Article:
Now we have everything we need to upload the file to the repository: a session, the target folder, and a map of properties for each object being uploaded. All that’s left to do is upload the file.

Upload the File

The first thing the createDocument() method does is to make sure that we have a Map with the minimal set of metadata, which is the object type and the name. It’s conceivable that things didn’t go well in the getProperties() method, and if that is the case, this bit of code makes sure everything is in place:

Next we use the file and the object factory on the CMIS session to set up a ContentStream object:

And finally, the file can be uploaded.

Similar to the folder creating logic earlier, it could be that the document already exists, so we use the same find-or-create pattern here.

When I run this locally using a folder that contains five pics I snapped in Berlin, the output looks like this:

Now Run Against Another Vendor’s Repo

What’s kind of cool, and what I think really demonstrates the great thing about CMIS, is that you can run this class against any CMIS repository, virtually unchanged. To demonstrate this, I’ll fire up the Apache Chemistry InMemory Repository we ship with the source code that accompanies the book because it is already configured with a custom content model that includes “cmisbook:image”. As the name suggests, this repository is a reference CMIS server available from Apache Chemistry that runs entirely in-memory.

To run the class against the Apache Chemistry InMemory Repository, we have to change the service URL and the content type ID, like this:

And when I run the class, my photos get uploaded to a completely different repository implementation.

Readers who spend their days enjoying standardized SQL that works across databases or the benefits of ORM tools that abstract their code from any specific relational database will no doubt be unimpressed by this feat. But I promise you that those of us who have to work with ECM repositories like SharePoint, Documentum, FileNet, and Alfresco, sometimes all on the same project, are rejoicing.

That’s It!

That’s a simple example, I know, but it illustrates fetching objects, creating new objects, including those of custom types, setting metadata, and handling exceptions all through an industry-standard API.

The next time you need to integrate with an ECM repository, CMIS should definitely be on your radar. I’ve created a list of CMIS resources to help you get started. If you are ready to jump in with both feet, I invite you to learn more by reading CMIS & Apache Chemistry in Action!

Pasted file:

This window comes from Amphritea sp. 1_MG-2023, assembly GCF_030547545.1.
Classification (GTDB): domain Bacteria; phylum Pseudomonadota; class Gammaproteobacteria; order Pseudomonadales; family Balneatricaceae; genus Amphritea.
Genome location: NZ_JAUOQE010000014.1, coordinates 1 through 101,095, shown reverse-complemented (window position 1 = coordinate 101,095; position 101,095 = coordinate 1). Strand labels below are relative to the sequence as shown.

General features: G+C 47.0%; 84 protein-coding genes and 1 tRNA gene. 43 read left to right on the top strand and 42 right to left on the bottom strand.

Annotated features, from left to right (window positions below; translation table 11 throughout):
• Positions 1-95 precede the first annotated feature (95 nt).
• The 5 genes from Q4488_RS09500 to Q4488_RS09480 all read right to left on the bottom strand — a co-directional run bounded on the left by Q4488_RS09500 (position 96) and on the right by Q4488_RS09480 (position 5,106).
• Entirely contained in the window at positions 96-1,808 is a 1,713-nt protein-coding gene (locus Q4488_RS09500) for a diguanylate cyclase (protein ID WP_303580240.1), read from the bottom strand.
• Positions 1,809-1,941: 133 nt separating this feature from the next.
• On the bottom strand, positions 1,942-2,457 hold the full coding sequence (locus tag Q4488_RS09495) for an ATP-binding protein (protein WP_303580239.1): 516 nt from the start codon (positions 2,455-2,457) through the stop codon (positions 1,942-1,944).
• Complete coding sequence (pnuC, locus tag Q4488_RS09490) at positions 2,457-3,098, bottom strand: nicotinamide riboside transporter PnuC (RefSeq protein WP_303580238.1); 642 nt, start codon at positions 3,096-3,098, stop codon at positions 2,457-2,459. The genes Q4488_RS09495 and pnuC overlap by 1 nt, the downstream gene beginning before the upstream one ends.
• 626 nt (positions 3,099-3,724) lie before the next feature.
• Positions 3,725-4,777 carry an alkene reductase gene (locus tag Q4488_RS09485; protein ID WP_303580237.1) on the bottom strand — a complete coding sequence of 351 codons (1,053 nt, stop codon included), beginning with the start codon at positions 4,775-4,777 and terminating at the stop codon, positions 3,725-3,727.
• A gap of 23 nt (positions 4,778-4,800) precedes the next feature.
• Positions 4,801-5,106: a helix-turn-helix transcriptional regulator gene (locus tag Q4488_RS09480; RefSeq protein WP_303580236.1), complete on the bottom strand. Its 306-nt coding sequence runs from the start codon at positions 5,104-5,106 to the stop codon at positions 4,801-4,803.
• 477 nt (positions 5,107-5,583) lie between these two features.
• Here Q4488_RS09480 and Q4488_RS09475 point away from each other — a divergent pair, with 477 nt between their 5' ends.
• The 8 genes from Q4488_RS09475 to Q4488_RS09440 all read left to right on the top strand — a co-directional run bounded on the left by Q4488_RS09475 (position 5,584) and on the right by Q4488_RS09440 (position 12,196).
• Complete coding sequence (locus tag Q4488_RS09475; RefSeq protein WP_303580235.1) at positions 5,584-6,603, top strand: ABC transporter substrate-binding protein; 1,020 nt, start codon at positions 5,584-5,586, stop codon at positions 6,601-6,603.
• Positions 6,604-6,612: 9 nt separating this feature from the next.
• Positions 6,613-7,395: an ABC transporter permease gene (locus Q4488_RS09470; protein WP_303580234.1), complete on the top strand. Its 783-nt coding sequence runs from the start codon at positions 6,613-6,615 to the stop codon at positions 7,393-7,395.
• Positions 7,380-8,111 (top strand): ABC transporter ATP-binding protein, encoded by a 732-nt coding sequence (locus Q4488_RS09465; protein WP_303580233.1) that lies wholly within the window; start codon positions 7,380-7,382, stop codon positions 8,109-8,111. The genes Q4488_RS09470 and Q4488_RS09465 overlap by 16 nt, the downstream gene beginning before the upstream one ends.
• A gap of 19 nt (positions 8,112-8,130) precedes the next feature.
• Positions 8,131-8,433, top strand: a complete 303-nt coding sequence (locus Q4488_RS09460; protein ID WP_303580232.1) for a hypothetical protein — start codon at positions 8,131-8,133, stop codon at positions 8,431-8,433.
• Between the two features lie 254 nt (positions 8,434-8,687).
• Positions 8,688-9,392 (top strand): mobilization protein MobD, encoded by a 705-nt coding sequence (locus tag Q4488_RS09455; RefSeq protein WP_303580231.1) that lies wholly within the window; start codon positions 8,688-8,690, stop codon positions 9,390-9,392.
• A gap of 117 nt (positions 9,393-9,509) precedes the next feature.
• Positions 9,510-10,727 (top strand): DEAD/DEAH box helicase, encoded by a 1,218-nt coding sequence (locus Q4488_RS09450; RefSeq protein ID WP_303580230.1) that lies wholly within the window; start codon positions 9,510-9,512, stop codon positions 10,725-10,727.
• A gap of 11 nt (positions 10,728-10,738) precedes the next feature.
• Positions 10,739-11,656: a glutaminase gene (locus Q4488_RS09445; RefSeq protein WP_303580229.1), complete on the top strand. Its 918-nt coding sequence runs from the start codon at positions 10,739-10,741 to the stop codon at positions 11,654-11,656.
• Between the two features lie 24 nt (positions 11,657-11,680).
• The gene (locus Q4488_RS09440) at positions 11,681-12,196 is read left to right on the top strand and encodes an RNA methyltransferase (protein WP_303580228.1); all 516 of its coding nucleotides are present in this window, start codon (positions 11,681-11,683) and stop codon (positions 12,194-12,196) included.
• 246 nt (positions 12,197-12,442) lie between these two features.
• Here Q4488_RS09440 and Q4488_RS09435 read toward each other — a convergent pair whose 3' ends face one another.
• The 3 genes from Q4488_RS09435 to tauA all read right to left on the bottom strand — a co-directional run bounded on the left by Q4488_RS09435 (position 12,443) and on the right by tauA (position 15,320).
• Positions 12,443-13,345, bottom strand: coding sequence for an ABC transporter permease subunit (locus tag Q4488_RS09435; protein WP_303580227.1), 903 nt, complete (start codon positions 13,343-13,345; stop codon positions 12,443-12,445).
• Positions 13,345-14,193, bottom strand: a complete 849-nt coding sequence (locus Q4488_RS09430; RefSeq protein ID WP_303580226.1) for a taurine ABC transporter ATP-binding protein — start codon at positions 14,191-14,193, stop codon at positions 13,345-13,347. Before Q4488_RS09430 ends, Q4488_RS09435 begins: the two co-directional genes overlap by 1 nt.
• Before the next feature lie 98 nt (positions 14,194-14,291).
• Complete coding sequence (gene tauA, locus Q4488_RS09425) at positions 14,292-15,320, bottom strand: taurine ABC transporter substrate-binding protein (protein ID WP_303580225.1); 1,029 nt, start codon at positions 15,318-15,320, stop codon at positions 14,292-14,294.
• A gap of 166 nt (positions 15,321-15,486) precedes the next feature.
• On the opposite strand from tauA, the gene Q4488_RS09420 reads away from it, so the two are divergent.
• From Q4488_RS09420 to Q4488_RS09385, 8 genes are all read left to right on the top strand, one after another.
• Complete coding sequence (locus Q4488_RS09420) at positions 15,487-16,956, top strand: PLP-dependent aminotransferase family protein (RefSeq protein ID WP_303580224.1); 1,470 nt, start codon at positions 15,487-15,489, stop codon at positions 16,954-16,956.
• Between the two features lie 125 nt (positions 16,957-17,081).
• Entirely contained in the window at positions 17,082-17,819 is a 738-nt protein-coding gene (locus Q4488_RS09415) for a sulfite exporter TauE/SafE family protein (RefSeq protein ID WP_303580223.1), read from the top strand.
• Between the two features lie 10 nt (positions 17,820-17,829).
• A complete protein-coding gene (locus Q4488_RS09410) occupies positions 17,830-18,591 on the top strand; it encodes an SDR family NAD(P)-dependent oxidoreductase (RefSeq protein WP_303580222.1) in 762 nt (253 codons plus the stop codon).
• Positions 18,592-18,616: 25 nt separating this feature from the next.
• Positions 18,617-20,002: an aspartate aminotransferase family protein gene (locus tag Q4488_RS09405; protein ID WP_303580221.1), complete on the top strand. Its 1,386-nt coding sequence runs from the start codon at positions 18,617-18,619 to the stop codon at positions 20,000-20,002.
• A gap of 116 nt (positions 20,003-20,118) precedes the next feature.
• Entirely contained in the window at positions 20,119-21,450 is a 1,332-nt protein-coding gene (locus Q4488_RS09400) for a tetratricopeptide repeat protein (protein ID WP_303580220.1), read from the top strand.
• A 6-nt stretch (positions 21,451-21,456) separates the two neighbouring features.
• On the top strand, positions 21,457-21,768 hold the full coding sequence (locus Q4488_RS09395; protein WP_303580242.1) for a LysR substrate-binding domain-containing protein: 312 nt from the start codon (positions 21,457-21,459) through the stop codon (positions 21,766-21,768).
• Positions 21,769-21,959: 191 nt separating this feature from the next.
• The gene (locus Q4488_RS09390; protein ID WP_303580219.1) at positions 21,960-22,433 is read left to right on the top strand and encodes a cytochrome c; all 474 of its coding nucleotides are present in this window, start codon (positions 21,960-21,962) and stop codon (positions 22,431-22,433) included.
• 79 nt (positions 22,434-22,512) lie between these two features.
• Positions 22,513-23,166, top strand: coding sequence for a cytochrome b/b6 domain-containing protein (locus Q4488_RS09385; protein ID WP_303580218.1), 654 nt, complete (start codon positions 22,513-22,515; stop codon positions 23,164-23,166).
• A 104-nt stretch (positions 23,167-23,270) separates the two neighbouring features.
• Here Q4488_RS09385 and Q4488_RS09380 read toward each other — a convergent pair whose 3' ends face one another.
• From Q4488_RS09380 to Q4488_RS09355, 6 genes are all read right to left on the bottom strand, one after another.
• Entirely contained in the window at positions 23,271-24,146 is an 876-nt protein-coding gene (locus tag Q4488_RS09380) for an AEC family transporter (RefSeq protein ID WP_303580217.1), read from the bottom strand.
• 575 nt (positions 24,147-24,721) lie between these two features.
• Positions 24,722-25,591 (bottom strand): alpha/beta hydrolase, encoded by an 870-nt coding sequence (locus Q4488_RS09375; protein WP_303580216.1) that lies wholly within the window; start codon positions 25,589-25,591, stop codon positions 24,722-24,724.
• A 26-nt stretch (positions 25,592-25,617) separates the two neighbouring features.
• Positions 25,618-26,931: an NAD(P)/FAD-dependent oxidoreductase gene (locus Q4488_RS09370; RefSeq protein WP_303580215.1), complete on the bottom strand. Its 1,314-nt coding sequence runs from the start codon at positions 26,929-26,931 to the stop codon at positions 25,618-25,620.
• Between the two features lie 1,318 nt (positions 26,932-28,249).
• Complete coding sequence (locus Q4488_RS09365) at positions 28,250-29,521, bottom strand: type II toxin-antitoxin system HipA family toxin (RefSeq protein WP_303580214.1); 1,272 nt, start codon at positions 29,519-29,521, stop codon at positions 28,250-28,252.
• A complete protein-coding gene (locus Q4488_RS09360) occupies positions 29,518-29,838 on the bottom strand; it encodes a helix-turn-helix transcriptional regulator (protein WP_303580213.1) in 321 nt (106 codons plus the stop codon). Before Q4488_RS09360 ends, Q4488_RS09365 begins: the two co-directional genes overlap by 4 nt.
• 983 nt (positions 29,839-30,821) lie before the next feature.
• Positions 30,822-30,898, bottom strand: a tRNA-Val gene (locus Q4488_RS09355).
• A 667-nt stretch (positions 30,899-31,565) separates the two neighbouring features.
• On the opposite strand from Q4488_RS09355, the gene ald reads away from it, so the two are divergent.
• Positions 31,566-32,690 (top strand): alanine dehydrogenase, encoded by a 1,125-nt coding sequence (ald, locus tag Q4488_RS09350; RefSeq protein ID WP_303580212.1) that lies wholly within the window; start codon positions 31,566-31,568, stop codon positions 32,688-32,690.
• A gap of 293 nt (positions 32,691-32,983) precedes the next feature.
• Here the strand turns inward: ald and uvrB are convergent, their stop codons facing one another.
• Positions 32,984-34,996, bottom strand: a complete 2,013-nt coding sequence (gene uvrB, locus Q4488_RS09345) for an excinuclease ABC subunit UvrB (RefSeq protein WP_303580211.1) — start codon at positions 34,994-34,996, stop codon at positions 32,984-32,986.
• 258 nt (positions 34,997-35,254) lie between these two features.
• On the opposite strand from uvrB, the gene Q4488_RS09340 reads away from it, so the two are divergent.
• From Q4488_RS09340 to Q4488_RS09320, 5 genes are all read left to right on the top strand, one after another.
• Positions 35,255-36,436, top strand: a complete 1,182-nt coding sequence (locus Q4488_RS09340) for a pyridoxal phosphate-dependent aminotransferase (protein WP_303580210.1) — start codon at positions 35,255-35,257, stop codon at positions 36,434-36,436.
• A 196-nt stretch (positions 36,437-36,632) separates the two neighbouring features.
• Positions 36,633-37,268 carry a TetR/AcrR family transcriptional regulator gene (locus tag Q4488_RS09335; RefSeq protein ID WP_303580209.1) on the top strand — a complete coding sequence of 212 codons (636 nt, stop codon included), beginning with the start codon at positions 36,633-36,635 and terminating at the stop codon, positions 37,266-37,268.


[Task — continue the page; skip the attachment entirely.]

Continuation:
See below for more CMIS and Apache Chemistry resources from Safari Books Online.

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CMIS and Apache Chemistry in Action is a comprehensive guide to the CMIS standard and related ECM concepts. In it, you’ll find clear teaching and instantly useful examples for building content-centric client and server-side applications that run against any CMIS-compliant repository. In fact, using the CMIS Workbench and the InMemory Repository from Apache Chemistry, you’ll have running code talking to a real CMIS server by the end of chapter 1.
Alfresco 3 Business Solutions practical and easy to use guide which, instead of teaching you just how to use Alfresco, teaches you how to live Alfresco. It will guide you through implementing real world solutions through real world scenarios. Each ECM problem is treated as a separate case study and has its own chapter, enabling you to uncover the practical aspects of an ECM implementation. Read Using the Apache chemistry API for more on Apache Chemistry.
Activiti in Action: Executable Business Processes in BPMN 2.0 introduces developers to business process modeling with Activiti. You’ll start by exploring BPMN 2.0 from a developer’s perspective. Then, you’ll quickly move to examples that show you how to implement processes with Activiti. You’ll dive into key areas of process modeling, including workflow, ESB usage, process monitoring, event handling, business rule engines, and document management integration. Read Using CMIS to store and retrieve documents for more on CMIS.

About the author

jeffpotts Jeff Potts is the Chief Community Officer at Alfresco where he is responsible for developer evangelism and community outreach. He has 20 years of content management and collaboration experience, much of which came from implementing ECM solutions (both proprietary and open source). Jeff is a committer on the Apache Chemistry project–he maintains cmislib, the Python client library for CMIS. Jeff has written two content management-related books: Alfresco Developer Guide (Packt, 2008), the first developer-focused book on Alfresco, and CMIS and Apache Chemistry in Action (Manning, 2013), which he co-authored with Jay Brown and Florian Mueller. Jeff regularly speaks on Alfresco, ECM, and CMIS at conferences such as Red Hat Summit/JBoss World, OSCON, JavaONE, and Devoxx. You can follow Jeff on his blog,, and on Twitter at @jeffpotts01.

Tags: Apache Chemistry, CMIS, Document Management, Enterprise Content Management, Groovy, OASIS, OpenCMIS, Python,